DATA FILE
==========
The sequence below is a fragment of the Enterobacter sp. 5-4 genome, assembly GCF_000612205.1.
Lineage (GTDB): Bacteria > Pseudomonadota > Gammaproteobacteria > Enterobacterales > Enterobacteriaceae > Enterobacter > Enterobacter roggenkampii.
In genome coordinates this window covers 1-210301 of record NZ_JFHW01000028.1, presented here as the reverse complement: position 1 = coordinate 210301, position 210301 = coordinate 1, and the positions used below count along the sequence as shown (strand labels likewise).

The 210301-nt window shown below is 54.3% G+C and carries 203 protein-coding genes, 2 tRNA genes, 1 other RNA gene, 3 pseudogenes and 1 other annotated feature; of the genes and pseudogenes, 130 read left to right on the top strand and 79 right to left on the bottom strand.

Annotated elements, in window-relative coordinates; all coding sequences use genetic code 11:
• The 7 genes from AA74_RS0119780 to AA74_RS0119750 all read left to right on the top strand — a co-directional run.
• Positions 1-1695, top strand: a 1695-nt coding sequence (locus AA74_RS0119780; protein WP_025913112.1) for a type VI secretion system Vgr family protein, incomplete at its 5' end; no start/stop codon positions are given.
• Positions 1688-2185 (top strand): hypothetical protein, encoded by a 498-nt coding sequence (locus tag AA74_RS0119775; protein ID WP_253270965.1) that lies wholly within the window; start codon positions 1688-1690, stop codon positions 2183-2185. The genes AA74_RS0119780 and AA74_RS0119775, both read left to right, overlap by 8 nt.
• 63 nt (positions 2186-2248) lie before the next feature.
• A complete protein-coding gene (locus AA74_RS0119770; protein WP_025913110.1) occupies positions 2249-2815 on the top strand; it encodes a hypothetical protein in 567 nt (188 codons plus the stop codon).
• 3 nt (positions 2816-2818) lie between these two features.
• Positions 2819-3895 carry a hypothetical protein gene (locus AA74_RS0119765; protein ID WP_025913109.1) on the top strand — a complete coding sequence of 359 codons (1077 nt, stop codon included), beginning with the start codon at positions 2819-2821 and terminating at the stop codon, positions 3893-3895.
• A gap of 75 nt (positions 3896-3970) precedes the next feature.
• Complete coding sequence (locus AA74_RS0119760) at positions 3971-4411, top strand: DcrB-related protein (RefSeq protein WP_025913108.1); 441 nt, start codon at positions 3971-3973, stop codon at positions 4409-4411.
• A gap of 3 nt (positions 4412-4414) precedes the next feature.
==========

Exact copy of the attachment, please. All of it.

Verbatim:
The sequence below is a fragment of the Enterobacter sp. 5-4 genome, assembly GCF_000612205.1.
Lineage (GTDB): Bacteria > Pseudomonadota > Gammaproteobacteria > Enterobacterales > Enterobacteriaceae > Enterobacter > Enterobacter roggenkampii.
In genome coordinates this window covers 1-210301 of record NZ_JFHW01000028.1, presented here as the reverse complement: position 1 = coordinate 210301, position 210301 = coordinate 1, and the positions used below count along the sequence as shown (strand labels likewise).

The 210301-nt window shown below is 54.3% G+C and carries 203 protein-coding genes, 2 tRNA genes, 1 other RNA gene, 3 pseudogenes and 1 other annotated feature; of the genes and pseudogenes, 130 read left to right on the top strand and 79 right to left on the bottom strand.

Annotated elements, in window-relative coordinates; all coding sequences use genetic code 11:
• The 7 genes from AA74_RS0119780 to AA74_RS0119750 all read left to right on the top strand — a co-directional run.
• Positions 1-1695, top strand: a 1695-nt coding sequence (locus AA74_RS0119780; protein WP_025913112.1) for a type VI secretion system Vgr family protein, incomplete at its 5' end; no start/stop codon positions are given.
• Positions 1688-2185 (top strand): hypothetical protein, encoded by a 498-nt coding sequence (locus tag AA74_RS0119775; protein ID WP_253270965.1) that lies wholly within the window; start codon positions 1688-1690, stop codon positions 2183-2185. The genes AA74_RS0119780 and AA74_RS0119775, both read left to right, overlap by 8 nt.
• 63 nt (positions 2186-2248) lie before the next feature.
• A complete protein-coding gene (locus AA74_RS0119770; protein WP_025913110.1) occupies positions 2249-2815 on the top strand; it encodes a hypothetical protein in 567 nt (188 codons plus the stop codon).
• 3 nt (positions 2816-2818) lie between these two features.
• Positions 2819-3895 carry a hypothetical protein gene (locus AA74_RS0119765; protein ID WP_025913109.1) on the top strand — a complete coding sequence of 359 codons (1077 nt, stop codon included), beginning with the start codon at positions 2819-2821 and terminating at the stop codon, positions 3893-3895.
• A gap of 75 nt (positions 3896-3970) precedes the next feature.
• Complete coding sequence (locus AA74_RS0119760) at positions 3971-4411, top strand: DcrB-related protein (RefSeq protein WP_025913108.1); 441 nt, start codon at positions 3971-3973, stop codon at positions 4409-4411.
• A gap of 3 nt (positions 4412-4414) precedes the next feature.